Pratt Mourns Legendary Journalist Pete Hamill
Pete Hamill, photographed by Deirdre Hamill, Quest Imagery
Pete Hamill, New York City journalistic icon, literary luminary, and Pratt Legend and alumnus, passed away on August 5, 2020. He was 85.
Hamill grew up in Brooklyn, near Prospect Park. After leaving high school to work at the Brooklyn Navy Yard and then serving in the US Navy, he came to Pratt Institute on the GI Bill. Hamill aspired to be a comic book artist, taking evening classes in advertising design and, in 1957, enrolling in the Art School (as the School of Art was known then) to study illustration. But, he said in the 2012 PBS documentary program Treasures of New York: Pratt Institute, “I changed course after a teacher at Pratt encouraged me to write—seriously.”
In the documentary, which he hosted, Hamill recalled writing longhand drafts of stories and poems in the Brooklyn campus library, pieces he submitted to Pratt’s literary magazine that became his first published work. “I’ll never forget those first words from my mentor,” Hamill said, referring to that encouraging teacher. “I haven’t put my pen down since.”
With what The New York Times called “a gift for storytelling, a fascination with characters, and a romance with tabloid newspapers,” Hamill went on to become an acclaimed reporter, columnist, and editor. He began his career in newspapers in 1960 at The New York Post and worked with The Daily News, The Saturday Evening Post, and The Village Voice, among other publications, traveling around the world as a journalist but maintaining deep connections to his home city. Hamill also authored numerous novels and other books, including the celebrated memoir A Drinking Life (1994) and the bestselling novel Forever (2003), and he published scores of stories and essays.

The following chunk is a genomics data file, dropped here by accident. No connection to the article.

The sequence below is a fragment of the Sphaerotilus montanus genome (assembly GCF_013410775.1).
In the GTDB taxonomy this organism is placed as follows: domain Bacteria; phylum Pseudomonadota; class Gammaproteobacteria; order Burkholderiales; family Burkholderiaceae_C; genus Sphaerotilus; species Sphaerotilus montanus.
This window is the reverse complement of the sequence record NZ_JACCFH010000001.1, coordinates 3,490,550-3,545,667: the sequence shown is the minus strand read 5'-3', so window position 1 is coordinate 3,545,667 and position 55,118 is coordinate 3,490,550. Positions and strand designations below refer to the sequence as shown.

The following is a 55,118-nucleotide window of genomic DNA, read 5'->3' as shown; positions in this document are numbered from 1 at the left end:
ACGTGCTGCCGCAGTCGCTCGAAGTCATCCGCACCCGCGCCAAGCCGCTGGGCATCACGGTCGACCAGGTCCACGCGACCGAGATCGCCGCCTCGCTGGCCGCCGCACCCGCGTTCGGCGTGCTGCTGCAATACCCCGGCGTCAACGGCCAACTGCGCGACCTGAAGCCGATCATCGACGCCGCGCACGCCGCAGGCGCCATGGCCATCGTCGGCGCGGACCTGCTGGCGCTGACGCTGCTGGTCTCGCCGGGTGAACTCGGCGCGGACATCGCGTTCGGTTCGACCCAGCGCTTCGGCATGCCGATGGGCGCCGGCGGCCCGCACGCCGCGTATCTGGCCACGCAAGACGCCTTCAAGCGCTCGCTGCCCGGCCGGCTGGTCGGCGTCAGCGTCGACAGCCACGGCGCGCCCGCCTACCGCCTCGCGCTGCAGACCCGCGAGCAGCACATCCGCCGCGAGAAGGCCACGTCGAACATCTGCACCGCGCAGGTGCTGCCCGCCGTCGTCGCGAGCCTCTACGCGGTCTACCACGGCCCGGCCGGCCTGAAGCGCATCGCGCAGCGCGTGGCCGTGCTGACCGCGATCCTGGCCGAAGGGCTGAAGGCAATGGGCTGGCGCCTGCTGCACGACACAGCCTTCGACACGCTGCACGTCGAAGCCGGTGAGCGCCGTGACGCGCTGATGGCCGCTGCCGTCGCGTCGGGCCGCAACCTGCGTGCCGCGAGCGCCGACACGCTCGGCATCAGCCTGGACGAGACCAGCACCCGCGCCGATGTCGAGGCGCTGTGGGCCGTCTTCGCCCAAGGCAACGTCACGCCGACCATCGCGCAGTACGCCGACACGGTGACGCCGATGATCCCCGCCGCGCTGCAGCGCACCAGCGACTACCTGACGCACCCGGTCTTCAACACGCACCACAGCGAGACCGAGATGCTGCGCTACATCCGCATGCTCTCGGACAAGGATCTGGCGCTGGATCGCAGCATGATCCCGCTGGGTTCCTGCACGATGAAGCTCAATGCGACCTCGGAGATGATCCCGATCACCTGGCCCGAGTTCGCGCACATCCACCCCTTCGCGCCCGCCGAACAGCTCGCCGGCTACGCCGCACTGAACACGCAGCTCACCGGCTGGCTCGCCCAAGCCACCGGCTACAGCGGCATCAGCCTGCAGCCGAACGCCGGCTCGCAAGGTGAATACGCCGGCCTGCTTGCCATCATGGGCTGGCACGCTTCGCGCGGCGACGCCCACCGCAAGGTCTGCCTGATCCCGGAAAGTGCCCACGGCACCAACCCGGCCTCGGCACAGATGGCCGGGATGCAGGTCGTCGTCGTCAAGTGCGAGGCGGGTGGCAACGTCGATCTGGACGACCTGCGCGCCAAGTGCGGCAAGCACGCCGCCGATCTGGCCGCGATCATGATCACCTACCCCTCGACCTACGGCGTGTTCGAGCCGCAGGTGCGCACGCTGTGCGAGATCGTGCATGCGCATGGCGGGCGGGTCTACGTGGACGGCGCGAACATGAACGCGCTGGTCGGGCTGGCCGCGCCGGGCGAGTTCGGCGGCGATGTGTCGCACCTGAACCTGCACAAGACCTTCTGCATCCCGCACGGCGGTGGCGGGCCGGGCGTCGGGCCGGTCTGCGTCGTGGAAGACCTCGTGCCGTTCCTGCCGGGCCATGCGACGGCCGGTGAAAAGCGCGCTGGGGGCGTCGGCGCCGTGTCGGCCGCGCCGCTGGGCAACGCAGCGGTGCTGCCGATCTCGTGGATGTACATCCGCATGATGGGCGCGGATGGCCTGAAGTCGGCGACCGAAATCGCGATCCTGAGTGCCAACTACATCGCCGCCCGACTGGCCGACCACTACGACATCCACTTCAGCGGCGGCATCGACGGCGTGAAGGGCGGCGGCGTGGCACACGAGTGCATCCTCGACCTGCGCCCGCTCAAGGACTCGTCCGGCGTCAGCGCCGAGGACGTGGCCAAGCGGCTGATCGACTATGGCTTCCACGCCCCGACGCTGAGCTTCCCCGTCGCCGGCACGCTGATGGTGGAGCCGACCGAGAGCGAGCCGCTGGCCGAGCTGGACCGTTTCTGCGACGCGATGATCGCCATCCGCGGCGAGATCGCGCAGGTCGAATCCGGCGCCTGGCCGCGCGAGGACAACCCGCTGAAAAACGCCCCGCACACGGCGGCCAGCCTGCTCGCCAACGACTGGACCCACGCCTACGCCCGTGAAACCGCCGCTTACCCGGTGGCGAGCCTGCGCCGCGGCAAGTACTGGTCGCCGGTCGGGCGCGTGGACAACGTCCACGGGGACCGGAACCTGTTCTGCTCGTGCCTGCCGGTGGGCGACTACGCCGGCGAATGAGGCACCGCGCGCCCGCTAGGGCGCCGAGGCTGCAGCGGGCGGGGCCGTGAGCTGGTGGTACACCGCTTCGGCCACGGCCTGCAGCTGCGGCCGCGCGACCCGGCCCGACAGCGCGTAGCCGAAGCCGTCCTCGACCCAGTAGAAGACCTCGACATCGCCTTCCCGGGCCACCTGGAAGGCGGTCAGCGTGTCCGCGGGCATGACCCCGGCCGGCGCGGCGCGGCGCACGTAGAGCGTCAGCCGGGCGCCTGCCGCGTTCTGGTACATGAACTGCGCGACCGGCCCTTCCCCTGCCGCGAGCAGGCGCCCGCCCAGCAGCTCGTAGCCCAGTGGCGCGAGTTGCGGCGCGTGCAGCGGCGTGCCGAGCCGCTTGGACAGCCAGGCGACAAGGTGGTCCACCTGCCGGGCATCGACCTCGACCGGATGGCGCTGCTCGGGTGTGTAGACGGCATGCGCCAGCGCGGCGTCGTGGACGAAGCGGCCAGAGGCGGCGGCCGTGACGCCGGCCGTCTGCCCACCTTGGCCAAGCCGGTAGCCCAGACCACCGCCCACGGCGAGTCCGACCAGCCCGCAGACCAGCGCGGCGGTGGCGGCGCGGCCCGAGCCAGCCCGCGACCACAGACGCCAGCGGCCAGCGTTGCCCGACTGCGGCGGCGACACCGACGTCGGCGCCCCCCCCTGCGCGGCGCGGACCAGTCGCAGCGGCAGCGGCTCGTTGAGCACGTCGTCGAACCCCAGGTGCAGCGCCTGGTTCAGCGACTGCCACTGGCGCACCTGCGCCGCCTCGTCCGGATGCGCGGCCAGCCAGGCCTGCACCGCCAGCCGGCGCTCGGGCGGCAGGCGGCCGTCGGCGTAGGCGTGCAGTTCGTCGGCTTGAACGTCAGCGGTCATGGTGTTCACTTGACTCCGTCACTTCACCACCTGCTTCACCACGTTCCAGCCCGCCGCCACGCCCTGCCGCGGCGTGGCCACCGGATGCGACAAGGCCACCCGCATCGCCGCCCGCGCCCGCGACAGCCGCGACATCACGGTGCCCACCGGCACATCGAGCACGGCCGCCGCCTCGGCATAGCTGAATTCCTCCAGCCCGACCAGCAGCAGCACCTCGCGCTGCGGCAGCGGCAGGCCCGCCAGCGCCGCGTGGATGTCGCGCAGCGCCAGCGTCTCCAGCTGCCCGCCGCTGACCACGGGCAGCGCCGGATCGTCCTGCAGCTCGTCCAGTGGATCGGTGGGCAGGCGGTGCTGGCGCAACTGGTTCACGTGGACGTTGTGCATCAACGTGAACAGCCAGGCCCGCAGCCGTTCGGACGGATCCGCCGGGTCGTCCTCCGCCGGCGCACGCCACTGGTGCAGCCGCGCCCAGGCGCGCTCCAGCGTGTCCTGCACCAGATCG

In 1980, Pratt awarded Hamill the honorary degree of Doctor of Humane Letters. At the Institute’s annual Legends scholarship gala in 2013, Pratt honored Hamill with a Legends Award, which recognizes icons of art and design whose work has helped shape the cultural landscape.
In the days before he was celebrated at Legends, Hamill reflected on his brief but significant years at Pratt in an interview with WWD: “The teachers I had at the time gave me the gifts that teachers always give—demand for excellence, a sense of doubt, a sense that you don’t know everything about this planet when you’re 20 years old, that there’s much to learn.” When asked what advice he would offer to Pratt students, Hamill replied: “To be able to see the world as full of riches.”
Read Pete Hamill’s full obituary in The New York Times.